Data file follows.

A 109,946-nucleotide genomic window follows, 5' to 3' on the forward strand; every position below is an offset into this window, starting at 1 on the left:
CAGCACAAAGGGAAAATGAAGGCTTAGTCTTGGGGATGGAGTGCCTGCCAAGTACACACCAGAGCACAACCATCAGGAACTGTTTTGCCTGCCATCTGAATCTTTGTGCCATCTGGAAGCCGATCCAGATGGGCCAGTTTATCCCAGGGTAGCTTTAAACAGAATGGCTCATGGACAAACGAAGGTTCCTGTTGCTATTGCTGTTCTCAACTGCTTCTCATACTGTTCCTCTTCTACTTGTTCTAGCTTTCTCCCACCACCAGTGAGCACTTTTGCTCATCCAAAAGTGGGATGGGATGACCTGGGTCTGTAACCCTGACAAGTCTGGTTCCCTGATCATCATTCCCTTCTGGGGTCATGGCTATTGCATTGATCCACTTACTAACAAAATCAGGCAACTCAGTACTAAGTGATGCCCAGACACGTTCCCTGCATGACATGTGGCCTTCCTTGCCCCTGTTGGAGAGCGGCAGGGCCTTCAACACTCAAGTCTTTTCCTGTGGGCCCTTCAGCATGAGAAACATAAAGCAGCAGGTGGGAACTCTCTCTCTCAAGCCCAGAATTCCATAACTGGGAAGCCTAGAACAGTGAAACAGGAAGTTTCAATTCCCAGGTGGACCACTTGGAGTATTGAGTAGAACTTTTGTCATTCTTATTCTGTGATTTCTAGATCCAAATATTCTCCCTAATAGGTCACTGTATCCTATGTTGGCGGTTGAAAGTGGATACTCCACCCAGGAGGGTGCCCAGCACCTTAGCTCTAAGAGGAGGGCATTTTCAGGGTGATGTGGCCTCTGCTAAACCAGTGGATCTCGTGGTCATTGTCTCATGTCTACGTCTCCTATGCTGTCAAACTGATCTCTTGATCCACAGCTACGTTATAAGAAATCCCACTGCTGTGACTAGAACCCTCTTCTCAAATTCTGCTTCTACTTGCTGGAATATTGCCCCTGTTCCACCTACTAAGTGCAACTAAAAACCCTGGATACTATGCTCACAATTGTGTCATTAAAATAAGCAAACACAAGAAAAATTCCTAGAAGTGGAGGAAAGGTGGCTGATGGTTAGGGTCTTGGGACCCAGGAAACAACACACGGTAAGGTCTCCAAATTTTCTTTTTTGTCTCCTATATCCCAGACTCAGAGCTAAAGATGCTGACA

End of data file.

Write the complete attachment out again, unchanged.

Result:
A 109,946-nucleotide genomic window follows, 5' to 3' on the forward strand; every position below is an offset into this window, starting at 1 on the left:
CAGCACAAAGGGAAAATGAAGGCTTAGTCTTGGGGATGGAGTGCCTGCCAAGTACACACCAGAGCACAACCATCAGGAACTGTTTTGCCTGCCATCTGAATCTTTGTGCCATCTGGAAGCCGATCCAGATGGGCCAGTTTATCCCAGGGTAGCTTTAAACAGAATGGCTCATGGACAAACGAAGGTTCCTGTTGCTATTGCTGTTCTCAACTGCTTCTCATACTGTTCCTCTTCTACTTGTTCTAGCTTTCTCCCACCACCAGTGAGCACTTTTGCTCATCCAAAAGTGGGATGGGATGACCTGGGTCTGTAACCCTGACAAGTCTGGTTCCCTGATCATCATTCCCTTCTGGGGTCATGGCTATTGCATTGATCCACTTACTAACAAAATCAGGCAACTCAGTACTAAGTGATGCCCAGACACGTTCCCTGCATGACATGTGGCCTTCCTTGCCCCTGTTGGAGAGCGGCAGGGCCTTCAACACTCAAGTCTTTTCCTGTGGGCCCTTCAGCATGAGAAACATAAAGCAGCAGGTGGGAACTCTCTCTCTCAAGCCCAGAATTCCATAACTGGGAAGCCTAGAACAGTGAAACAGGAAGTTTCAATTCCCAGGTGGACCACTTGGAGTATTGAGTAGAACTTTTGTCATTCTTATTCTGTGATTTCTAGATCCAAATATTCTCCCTAATAGGTCACTGTATCCTATGTTGGCGGTTGAAAGTGGATACTCCACCCAGGAGGGTGCCCAGCACCTTAGCTCTAAGAGGAGGGCATTTTCAGGGTGATGTGGCCTCTGCTAAACCAGTGGATCTCGTGGTCATTGTCTCATGTCTACGTCTCCTATGCTGTCAAACTGATCTCTTGATCCACAGCTACGTTATAAGAAATCCCACTGCTGTGACTAGAACCCTCTTCTCAAATTCTGCTTCTACTTGCTGGAATATTGCCCCTGTTCCACCTACTAAGTGCAACTAAAAACCCTGGATACTATGCTCACAATTGTGTCATTAAAATAAGCAAACACAAGAAAAATTCCTAGAAGTGGAGGAAAGGTGGCTGATGGTTAGGGTCTTGGGACCCAGGAAACAACACACGGTAAGGTCTCCAAATTTTCTTTTTTGTCTCCTATATCCCAGACTCAGAGCTAAAGATGCTGACA